2020 Porsche 911 Carrera S

I know I’m all about the colors, but some maybe are just a tad too far. Case in point: Lizard Green. This is a color you need to be prepared to be asked about every time you stop for fuel. It is so crazy that it is even a little tough to be taken seriously. If you are a lawyer, have fun driving this one to court dates. A C-level exec at a large company? Nothing says “I make a ton of money!” like a lime green Porsche parked out front. You have to own this color and own it fully. Thankfully the car that it is painted on, a 2020 911 Carrera S, has the numbers to back it up. Independent reviews are still clocking this thing to 60-mph in 3 seconds flat and standing ¼-mile times of 11.3 seconds. It is that fast – all while being totally comfortable and reliable. What a world!

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2021 Porsche 911 Turbo S

Please forgive me for featuring the same model in back-to-back weeks, but this is something I’ve never seen before that I wanted to dive into. We all know the new 992 Porsche 911 Turbo S is rather bonkers, and Porsche keeps giving us all the extra goodies to make it even that much better. Although for a very steep price as we are about to see.

This 2021 Porsche 911 Turbo S is optioned with what Porsche is calling the “Lightweight Package.” What does that include? Well, you get thinner glass and sound deadening material, a 10mm lower suspension, a sport exhaust system, and most importantly, the carbon bucket seats. This is a big deal in the 911 Turbo world as I believe this is the first time you as a regular Joe could option the carbon buckets in the 911 Turbo. How much for all this? $10,340. Not exactly a big deal on a car that starts at $208,000 to begin with. It is also important to note that selecting this package deletes the electric steering column and rear seats as well. So if you are looking to build a GT2-esque example before we even are seeing spy shots of them, here is your chance.

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2021 Porsche 911 Turbo S

When Porsche launched the next-generation 992 Turbo S last year, most had a hard time believing the numbers it was pulling down. I know we really don’t live our daily lives in 0-60 times, but when that number is quicker than a Bugatti Veyron Super Sport, you think about things a little differently. The car is that fast. It is still the same basic shape as the 911 Turbo has been for the past 20 years, still uses a twin-turbo 3.8-liter flat-six, but now can do a quarter-mile run in 10.1 seconds. Remember when 10 second quarter mile times were reserved for dedicated drag racers? All this for a starting price of $208,000. It should be illegal to sell a car this fast for that amount of money.

Of course, that doesn’t mean you can actually buy one at that price. Today’s car, a 2021 Turbo S coupe is finished in a wonderful paint-to-sample color of Club Blue, only carried out around $30,000 in options. I say only, because it is very easy to click way over $50,000 in options on the configurator at 1 a.m. in your underwear before bed. However, actually paying sticker price isn’t going to happen just yet.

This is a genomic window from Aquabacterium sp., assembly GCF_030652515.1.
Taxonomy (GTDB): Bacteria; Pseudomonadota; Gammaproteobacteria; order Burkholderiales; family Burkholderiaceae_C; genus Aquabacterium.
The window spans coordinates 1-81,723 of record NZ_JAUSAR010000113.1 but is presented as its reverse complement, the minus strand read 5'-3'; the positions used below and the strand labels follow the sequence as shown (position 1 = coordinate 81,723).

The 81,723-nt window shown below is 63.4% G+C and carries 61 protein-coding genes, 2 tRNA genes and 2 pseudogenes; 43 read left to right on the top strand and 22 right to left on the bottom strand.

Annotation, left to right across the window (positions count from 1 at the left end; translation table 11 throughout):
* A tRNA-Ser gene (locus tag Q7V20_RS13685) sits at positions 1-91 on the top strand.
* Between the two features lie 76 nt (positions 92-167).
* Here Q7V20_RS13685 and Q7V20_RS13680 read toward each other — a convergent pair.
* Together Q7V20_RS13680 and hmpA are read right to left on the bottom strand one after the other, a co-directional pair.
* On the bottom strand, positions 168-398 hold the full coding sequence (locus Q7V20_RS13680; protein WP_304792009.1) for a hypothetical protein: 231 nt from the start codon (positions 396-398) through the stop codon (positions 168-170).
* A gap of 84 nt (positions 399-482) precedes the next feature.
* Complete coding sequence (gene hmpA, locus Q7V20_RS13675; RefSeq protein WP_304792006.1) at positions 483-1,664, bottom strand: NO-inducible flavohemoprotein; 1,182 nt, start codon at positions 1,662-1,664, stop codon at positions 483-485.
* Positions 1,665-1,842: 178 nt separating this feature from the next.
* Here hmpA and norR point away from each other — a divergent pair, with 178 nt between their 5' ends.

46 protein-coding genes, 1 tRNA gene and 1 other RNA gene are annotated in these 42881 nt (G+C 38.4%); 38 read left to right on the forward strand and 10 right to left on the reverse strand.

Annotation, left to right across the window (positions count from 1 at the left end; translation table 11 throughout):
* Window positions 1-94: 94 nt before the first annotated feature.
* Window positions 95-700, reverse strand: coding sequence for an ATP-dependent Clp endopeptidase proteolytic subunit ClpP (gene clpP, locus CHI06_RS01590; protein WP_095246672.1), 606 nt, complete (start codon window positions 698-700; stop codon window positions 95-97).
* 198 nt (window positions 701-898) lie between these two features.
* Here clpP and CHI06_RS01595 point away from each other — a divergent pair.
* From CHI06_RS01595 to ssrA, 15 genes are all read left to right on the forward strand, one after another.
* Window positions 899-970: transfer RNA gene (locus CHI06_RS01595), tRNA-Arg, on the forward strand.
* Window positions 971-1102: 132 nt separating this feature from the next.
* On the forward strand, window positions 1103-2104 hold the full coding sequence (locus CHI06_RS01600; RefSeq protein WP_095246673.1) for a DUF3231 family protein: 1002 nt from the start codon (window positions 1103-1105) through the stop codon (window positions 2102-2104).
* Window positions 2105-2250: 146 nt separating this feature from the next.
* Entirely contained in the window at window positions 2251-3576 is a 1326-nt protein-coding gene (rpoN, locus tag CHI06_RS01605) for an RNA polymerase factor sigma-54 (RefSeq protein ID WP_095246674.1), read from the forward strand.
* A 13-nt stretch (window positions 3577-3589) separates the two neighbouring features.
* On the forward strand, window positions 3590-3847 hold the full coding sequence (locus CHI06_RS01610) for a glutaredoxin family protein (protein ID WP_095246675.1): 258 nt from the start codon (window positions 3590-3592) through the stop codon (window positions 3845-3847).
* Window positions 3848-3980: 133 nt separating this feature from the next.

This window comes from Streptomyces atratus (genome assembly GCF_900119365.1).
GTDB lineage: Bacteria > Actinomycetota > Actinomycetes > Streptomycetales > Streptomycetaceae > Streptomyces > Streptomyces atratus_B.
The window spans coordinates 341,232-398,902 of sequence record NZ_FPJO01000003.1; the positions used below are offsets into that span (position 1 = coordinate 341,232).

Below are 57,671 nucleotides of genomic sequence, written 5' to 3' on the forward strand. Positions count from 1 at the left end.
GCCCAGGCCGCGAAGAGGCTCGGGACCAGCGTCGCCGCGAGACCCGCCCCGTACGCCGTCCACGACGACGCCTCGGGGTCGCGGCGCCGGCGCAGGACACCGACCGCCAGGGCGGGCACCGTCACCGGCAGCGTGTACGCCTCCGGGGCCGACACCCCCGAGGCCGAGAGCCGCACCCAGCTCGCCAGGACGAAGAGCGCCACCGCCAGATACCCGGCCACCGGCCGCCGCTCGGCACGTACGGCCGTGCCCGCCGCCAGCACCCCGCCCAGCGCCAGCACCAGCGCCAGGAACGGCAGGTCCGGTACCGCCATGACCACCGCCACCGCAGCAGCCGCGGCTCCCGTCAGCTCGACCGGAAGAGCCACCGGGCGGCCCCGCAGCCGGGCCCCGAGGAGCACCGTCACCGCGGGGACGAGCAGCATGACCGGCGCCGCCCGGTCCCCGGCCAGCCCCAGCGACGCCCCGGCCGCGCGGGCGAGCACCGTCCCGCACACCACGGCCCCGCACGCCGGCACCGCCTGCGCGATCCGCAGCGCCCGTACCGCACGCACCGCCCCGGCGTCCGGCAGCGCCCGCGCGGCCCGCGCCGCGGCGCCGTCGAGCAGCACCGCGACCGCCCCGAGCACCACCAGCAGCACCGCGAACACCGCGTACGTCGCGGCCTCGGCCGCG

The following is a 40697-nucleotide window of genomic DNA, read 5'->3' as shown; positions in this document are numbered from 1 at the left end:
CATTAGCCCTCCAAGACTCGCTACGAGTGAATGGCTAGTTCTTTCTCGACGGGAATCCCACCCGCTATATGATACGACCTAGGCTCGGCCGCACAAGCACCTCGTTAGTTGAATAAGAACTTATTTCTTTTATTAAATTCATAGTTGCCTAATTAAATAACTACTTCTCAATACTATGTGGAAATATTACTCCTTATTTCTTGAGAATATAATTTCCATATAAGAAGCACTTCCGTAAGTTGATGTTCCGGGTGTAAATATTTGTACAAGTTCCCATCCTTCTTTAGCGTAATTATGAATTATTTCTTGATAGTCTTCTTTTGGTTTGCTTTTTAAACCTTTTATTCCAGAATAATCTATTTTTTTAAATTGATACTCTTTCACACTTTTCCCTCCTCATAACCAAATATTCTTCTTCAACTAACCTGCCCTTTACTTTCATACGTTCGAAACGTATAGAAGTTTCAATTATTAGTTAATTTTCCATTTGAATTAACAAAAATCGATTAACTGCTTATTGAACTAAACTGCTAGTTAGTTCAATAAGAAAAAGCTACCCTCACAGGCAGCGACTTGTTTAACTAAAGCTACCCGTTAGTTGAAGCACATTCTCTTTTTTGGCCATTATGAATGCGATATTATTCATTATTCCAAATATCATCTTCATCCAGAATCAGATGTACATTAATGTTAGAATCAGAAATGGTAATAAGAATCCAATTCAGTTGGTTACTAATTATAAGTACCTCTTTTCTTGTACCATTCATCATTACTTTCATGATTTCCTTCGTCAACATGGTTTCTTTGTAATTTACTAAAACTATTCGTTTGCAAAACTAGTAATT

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2020 Porsche 911 Carrera S

When Porsche launched the new 992 generation, they sure weren’t playing around when it came to numbers. No longer were the lowly C2 and C2S models just an entry point and if you wanted real numbers, you had to go GTS, Turbo, or a GT car. A base 992 throws out 379 horsepower and 331 lb-ft of torque, but the numbers on the road say it’ll do 0-60 in about 3.5 seconds. The 992 Carrera S that we are looking at today? 443 horsepower and 390 lb-ft of torque good for a 0-60 time in 3.0 second flat. Those are near supercar numbers out of a 911 Carrera S, which you really could drive every single day, and it has a base price of about $114,000. Boy, I hope these depreciate someday.

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2019 Porsche 911 Carrera 4S

The new 992 Porsche 911 is starting to trickle into dealers and this past weekend I went to check it out. The local dealer had exactly one, a 2020 911 C4S, that was a demo car until the actual dealer stock arrived in a few weeks and I have to say, I was impressed. It’s no mistake that it is a 911 and looking at it, you’d maybe confuse it with a 991.2. Well, maybe until you got around back. The single lightbar will take some getting used to and the odd little third brake light was clever, but I think a bit repetitive. When the rear wing moves up, it also carries a brake light. However, that doesn’t “count” for regulations standards as the 3rd brake light has to be on a stationary body part. (You’ll see what I mean in the photo after the jump.) The interior was wonderful outside of the little shift knob that people have been griping about since it was introduced and I can see why. It is downright dainty compared to the hunk of the knob in the 991 cars and I don’t even believe you can shift the PDK with it. The old school center analog tach is a cool feature and I’m glad they didn’t go all digital with the dash like most of the cars in the price range. So everything was going swimmingly until he told me the price.

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